Florida Agency for Persons with Disabilities

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New Year, Healthier You

As we ring in the New Year, many people make resolutions. One of the most common resolutions is to lose weight and become healthier. Maintaining a healthy diet and exercising are key for everyone. You can incorporate simple physical activities and healthy eating tips into your routine to ensure you and your entire family enter 2018 a little healthier and remain so throughout the year.  The following are a few suggestions to help you be successful.

You can learn more about nutrition by visiting the United States Department of Agriculture (USDA) website: www.choosemyplate.gov. The USDA’s MyPlate program helps you find your healthy eating style and maintain it. The site has information on menus, meal plans, and healthy eating on a budget. Another great resource to find healthy recipes is the National Heart, Lung, and Blood Institute. Find recipes by visiting: https://healthyeating.nhlbi.nih.gov/

According to the Florida Department of Health, adults need a minimum of 150 minutes of moderate, or 75 minutes of vigorous, physical activity each week. The Centers for Disease Control and Prevention (CDC) lists some of the benefits of exercise as weight control, reduction in the risk of cardiovascular disease, reduction in the risk for type 2 diabetes and metabolic syndrome, strengthening your bones and muscles, and improvement in a person’s mental health and mood. Read more about the benefits of physical activity by visiting the CDC website here: https://www.cdc.gov/physicalactivity/basics/pa-health/index.htm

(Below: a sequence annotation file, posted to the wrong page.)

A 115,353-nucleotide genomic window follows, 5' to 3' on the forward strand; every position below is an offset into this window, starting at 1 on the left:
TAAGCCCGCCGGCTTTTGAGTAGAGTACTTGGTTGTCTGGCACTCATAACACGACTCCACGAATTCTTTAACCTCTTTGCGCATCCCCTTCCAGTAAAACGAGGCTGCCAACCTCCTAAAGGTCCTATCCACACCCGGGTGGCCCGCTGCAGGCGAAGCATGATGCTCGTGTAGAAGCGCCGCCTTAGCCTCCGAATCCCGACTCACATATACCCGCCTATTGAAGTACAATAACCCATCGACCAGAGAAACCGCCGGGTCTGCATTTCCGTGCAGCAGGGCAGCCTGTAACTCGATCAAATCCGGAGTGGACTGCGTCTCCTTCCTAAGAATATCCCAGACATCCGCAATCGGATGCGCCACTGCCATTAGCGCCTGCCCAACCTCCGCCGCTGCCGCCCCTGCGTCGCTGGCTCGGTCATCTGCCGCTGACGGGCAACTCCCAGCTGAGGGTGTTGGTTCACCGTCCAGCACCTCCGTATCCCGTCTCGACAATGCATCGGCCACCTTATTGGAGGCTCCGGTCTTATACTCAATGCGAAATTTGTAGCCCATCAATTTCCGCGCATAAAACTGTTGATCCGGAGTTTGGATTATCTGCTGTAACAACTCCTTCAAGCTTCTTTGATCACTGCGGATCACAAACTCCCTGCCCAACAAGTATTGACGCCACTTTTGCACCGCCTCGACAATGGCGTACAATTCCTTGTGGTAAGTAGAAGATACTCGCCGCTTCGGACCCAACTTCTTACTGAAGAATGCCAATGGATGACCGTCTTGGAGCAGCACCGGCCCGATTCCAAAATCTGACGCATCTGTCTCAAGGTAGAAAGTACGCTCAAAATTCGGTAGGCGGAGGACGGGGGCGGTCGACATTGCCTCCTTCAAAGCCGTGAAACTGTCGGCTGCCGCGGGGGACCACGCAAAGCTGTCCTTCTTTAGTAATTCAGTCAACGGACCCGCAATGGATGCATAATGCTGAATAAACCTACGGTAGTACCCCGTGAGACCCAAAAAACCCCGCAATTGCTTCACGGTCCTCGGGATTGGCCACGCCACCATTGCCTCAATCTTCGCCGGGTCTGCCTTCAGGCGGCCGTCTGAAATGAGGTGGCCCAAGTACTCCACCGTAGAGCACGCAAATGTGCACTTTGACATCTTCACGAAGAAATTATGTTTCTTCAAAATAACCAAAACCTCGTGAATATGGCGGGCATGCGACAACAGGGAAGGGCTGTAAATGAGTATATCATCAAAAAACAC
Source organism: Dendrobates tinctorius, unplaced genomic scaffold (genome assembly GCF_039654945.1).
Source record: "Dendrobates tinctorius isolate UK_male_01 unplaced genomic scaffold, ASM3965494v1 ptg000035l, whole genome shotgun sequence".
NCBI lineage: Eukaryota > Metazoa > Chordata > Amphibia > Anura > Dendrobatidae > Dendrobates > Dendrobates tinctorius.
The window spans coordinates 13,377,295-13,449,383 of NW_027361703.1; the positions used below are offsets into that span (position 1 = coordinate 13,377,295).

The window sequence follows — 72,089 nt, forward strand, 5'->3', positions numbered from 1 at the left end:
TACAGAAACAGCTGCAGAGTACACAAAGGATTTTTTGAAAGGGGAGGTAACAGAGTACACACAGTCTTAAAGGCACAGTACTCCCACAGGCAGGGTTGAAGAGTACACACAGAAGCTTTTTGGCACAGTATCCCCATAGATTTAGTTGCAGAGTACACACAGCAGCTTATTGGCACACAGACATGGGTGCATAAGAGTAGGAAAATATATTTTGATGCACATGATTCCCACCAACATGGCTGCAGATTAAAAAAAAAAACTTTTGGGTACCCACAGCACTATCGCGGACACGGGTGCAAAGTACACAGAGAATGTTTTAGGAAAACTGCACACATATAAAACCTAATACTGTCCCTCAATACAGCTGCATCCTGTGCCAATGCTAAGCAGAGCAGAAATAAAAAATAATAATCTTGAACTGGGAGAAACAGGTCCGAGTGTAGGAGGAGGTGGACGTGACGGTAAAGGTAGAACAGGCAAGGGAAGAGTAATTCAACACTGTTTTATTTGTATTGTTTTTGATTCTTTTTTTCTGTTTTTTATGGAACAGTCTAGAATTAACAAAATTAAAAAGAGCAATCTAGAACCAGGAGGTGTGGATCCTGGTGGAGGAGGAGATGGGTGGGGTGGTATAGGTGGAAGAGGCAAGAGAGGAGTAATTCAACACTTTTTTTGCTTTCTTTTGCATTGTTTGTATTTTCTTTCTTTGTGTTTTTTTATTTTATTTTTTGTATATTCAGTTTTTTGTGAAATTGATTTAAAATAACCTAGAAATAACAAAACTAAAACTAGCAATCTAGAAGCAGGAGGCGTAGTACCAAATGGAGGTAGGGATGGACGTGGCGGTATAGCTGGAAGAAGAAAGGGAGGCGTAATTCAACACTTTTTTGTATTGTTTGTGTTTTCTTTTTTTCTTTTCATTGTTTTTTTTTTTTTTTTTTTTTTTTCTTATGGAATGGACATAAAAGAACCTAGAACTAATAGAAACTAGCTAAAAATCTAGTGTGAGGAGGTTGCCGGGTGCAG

Begin your healthy year with something simple such as a brisk walk, aquatic therapy, or seated volleyball to be more active. You can also get involved with the Special Olympics Florida, the Florida Disabled Outdoors Association, or another organization in your area.

Make sure you talk to your doctor about changes you want to make to your diet or physical activity prior to beginning.










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Nominate an Exceptional Employer Today!

APD and its partners want to recognize exceptional businesses from around the state that are committed to employing people with disabilities. We need you to nominate an exceptional employer now so they may be considered for an award. The exceptional employers will be recognized because their companies demonstrate an outstanding commitment to hiring individuals with disabilities. Visit apdcares.org to submit an Employer Award nomination.

The employer recognition event will be held on October 4 with a celebration at Tallahassee City Hall, 300 South Adams Street. At the event, there will be informational displays, refreshments, and speakers talking about the importance of providing opportunities for people with disabilities to go to work.